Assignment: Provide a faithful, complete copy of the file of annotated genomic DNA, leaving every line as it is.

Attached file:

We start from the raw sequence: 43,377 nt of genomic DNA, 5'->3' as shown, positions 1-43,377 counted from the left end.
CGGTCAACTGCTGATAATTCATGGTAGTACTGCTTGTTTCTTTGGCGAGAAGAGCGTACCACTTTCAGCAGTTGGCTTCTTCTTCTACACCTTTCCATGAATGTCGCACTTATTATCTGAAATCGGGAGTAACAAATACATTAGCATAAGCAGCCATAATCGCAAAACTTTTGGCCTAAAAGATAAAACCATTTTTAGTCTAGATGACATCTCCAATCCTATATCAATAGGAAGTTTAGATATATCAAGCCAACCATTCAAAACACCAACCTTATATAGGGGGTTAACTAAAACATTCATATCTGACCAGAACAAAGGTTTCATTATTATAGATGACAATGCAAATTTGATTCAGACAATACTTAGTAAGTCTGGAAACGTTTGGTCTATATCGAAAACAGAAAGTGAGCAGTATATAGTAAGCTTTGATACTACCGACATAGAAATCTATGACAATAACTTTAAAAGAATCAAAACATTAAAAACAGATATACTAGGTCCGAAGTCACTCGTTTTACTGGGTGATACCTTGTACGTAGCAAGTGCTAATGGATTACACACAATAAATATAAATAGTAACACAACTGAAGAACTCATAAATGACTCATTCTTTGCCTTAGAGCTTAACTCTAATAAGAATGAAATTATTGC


We start from the raw sequence: 43,377 nt of genomic DNA, 5'->3' as shown, positions 1-43,377 counted from the left end.
CGGTCAACTGCTGATAATTCATGGTAGTACTGCTTGTTTCTTTGGCGAGAAGAGCGTACCACTTTCAGCAGTTGGCTTCTTCTTCTACACCTTTCCATGAATGTCGCACTTATTATCTGAAATCGGGAGTAACAAATACATTAGCATAAGCAGCCATAATCGCAAAACTTTTGGCCTAAAAGATAAAACCATTTTTAGTCTAGATGACATCTCCAATCCTATATCAATAGGAAGTTTAGATATATCAAGCCAACCATTCAAAACACCAACCTTATATAGGGGGTTAACTAAAACATTCATATCTGACCAGAACAAAGGTTTCATTATTATAGATGACAATGCAAATTTGATTCAGACAATACTTAGTAAGTCTGGAAACGTTTGGTCTATATCGAAAACAGAAAGTGAGCAGTATATAGTAAGCTTTGATACTACCGACATAGAAATCTATGACAATAACTTTAAAAGAATCAAAACATTAAAAACAGATATACTAGGTCCGAAGTCACTCGTTTTACTGGGTGATACCTTGTACGTAGCAAGTGCTAATGGATTACACACAATAAATATAAATAGTAACACAACTGAAGAACTCATAAATGACTCATTCTTTGCCTTAGAGCTTAACTCTAATAAGAATGAAATTATTGC